Visionally Impaired

I confess to being visionally impaired. And I am not referencing my poor eyesight, which has been my lot since fourth grade.

I lack vision. I have a few dreams now and then, and can get excited about a big project as much as the next guy. But creating and selling a vision for the future--not so much. I listened to a school administrator the other day lay out his vision for the next six years. It was compelling, captivating, and exciting. However, I mostly left the meeting feeling jealous. "Boy, I wish I could do that," was my predominant thought.

For the visionally impaired like me, here are a few suggestions.

1. Don't throw in the towel. You have vision. You may be unwilling to do the hard work of articulating the vision, but it is there, lying dormant.

2. Surround yourself with people who are more future oriented. You must have people who ask annoying questions like, "What is our purpose?" and "Why not?" and "Have we ever thought about. . .?"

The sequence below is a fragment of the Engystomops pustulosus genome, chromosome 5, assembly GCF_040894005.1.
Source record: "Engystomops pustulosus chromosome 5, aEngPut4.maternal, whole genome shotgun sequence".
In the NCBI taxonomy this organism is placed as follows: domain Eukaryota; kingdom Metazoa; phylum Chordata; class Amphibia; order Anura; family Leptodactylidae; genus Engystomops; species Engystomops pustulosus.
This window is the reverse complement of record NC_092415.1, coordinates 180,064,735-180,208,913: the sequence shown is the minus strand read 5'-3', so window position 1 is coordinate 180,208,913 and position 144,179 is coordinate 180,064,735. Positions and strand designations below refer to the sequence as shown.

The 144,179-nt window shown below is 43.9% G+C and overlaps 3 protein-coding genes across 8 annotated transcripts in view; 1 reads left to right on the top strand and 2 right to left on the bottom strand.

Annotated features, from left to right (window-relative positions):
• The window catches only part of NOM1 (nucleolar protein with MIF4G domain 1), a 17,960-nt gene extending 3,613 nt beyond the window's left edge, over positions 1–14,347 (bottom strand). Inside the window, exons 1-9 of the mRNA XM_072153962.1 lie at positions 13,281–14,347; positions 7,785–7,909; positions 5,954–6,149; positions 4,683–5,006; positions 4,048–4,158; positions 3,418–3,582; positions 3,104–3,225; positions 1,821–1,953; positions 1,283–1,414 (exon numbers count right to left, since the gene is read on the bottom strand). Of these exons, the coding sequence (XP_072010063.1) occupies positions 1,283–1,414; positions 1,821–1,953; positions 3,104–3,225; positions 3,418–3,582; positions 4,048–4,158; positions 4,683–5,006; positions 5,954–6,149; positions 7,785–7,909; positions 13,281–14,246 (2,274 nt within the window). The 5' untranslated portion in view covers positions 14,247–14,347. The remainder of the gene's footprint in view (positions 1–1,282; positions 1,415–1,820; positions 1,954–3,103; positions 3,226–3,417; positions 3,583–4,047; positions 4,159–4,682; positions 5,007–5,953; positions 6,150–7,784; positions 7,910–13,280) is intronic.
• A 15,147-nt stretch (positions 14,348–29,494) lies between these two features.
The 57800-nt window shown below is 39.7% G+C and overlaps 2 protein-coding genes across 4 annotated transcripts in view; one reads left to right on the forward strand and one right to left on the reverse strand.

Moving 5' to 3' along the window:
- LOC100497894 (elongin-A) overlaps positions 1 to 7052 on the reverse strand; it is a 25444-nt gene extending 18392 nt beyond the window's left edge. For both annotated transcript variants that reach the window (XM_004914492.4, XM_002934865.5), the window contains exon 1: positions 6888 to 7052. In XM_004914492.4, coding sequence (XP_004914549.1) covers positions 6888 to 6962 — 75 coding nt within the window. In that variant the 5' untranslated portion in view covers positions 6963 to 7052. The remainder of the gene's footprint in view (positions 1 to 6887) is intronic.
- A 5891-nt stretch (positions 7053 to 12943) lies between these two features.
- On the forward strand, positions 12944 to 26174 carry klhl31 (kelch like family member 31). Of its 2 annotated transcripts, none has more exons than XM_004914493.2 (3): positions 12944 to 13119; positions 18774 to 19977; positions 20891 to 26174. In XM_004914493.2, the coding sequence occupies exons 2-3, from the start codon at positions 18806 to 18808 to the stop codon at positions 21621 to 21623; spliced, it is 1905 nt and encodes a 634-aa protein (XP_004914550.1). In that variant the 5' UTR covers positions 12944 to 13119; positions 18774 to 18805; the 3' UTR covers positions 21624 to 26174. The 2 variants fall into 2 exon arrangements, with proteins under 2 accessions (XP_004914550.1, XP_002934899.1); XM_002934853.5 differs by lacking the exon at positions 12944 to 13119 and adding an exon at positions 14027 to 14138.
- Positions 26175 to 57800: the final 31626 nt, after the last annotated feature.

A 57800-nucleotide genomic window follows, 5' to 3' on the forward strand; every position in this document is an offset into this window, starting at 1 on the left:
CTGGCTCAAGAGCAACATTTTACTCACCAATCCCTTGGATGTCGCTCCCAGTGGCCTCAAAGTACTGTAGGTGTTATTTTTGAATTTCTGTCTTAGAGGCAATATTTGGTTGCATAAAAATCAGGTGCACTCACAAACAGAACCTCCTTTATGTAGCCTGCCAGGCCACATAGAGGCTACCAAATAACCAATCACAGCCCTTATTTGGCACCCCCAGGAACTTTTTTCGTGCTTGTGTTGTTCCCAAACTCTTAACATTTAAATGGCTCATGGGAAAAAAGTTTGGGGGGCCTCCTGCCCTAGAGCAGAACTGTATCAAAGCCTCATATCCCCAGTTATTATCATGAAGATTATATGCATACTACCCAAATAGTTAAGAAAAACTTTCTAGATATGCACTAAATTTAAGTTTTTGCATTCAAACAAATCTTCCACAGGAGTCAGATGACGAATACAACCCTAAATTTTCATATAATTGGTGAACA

3. Set aside time to dream. Get away from the crush of the daily and dream, strategize, meditate, whatever you want to call it, just do it.

4. Start small if you have to. Select one area of your work or personal life that needs a new vision. Focus on one thing, not a dozen.

5. Ask yourself this hard question. "Am I clueless when it comes to vision or is the problem simply that I am afraid to fail?" It could be the vision or the solution is staring you in the face. You just don't want to take a risk. The status quo is awfully comfortable isn't it?

I am a doer. Give me a “to do” list with ten items and I am a happy camper. But the truth is, vision determines what should and should not be on the list.

Vision is not optional.